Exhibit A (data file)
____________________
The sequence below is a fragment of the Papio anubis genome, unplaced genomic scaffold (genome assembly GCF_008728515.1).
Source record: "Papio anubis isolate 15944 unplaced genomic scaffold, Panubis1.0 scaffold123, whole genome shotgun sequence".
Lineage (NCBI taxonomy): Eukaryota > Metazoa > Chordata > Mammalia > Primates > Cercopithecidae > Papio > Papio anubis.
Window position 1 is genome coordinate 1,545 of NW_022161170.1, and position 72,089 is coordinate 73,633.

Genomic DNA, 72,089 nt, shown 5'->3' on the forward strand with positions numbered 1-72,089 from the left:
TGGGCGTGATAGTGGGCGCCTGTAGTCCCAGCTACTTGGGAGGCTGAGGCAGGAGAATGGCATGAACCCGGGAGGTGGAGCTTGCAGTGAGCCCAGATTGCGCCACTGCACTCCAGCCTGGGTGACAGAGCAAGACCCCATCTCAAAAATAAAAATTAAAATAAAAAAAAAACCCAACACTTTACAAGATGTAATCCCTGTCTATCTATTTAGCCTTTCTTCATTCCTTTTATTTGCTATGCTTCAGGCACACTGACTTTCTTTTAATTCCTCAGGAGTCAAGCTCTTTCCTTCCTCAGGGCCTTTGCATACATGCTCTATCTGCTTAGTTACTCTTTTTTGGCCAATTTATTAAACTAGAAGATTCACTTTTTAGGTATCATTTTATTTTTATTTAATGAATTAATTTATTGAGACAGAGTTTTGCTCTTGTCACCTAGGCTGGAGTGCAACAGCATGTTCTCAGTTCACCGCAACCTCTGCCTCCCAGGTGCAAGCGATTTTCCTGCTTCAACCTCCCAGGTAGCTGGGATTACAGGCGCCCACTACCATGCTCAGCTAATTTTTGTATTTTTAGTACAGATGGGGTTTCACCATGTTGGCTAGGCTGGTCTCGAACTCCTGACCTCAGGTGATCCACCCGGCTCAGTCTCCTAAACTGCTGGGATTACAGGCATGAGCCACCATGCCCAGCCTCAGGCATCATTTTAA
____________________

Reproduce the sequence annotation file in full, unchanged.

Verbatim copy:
The sequence below is a fragment of the Papio anubis genome, unplaced genomic scaffold (genome assembly GCF_008728515.1).
Source record: "Papio anubis isolate 15944 unplaced genomic scaffold, Panubis1.0 scaffold123, whole genome shotgun sequence".
Lineage (NCBI taxonomy): Eukaryota > Metazoa > Chordata > Mammalia > Primates > Cercopithecidae > Papio > Papio anubis.
Window position 1 is genome coordinate 1,545 of NW_022161170.1, and position 72,089 is coordinate 73,633.

Genomic DNA, 72,089 nt, shown 5'->3' on the forward strand with positions numbered 1-72,089 from the left:
TGGGCGTGATAGTGGGCGCCTGTAGTCCCAGCTACTTGGGAGGCTGAGGCAGGAGAATGGCATGAACCCGGGAGGTGGAGCTTGCAGTGAGCCCAGATTGCGCCACTGCACTCCAGCCTGGGTGACAGAGCAAGACCCCATCTCAAAAATAAAAATTAAAATAAAAAAAAAACCCAACACTTTACAAGATGTAATCCCTGTCTATCTATTTAGCCTTTCTTCATTCCTTTTATTTGCTATGCTTCAGGCACACTGACTTTCTTTTAATTCCTCAGGAGTCAAGCTCTTTCCTTCCTCAGGGCCTTTGCATACATGCTCTATCTGCTTAGTTACTCTTTTTTGGCCAATTTATTAAACTAGAAGATTCACTTTTTAGGTATCATTTTATTTTTATTTAATGAATTAATTTATTGAGACAGAGTTTTGCTCTTGTCACCTAGGCTGGAGTGCAACAGCATGTTCTCAGTTCACCGCAACCTCTGCCTCCCAGGTGCAAGCGATTTTCCTGCTTCAACCTCCCAGGTAGCTGGGATTACAGGCGCCCACTACCATGCTCAGCTAATTTTTGTATTTTTAGTACAGATGGGGTTTCACCATGTTGGCTAGGCTGGTCTCGAACTCCTGACCTCAGGTGATCCACCCGGCTCAGTCTCCTAAACTGCTGGGATTACAGGCATGAGCCACCATGCCCAGCCTCAGGCATCATTTTAA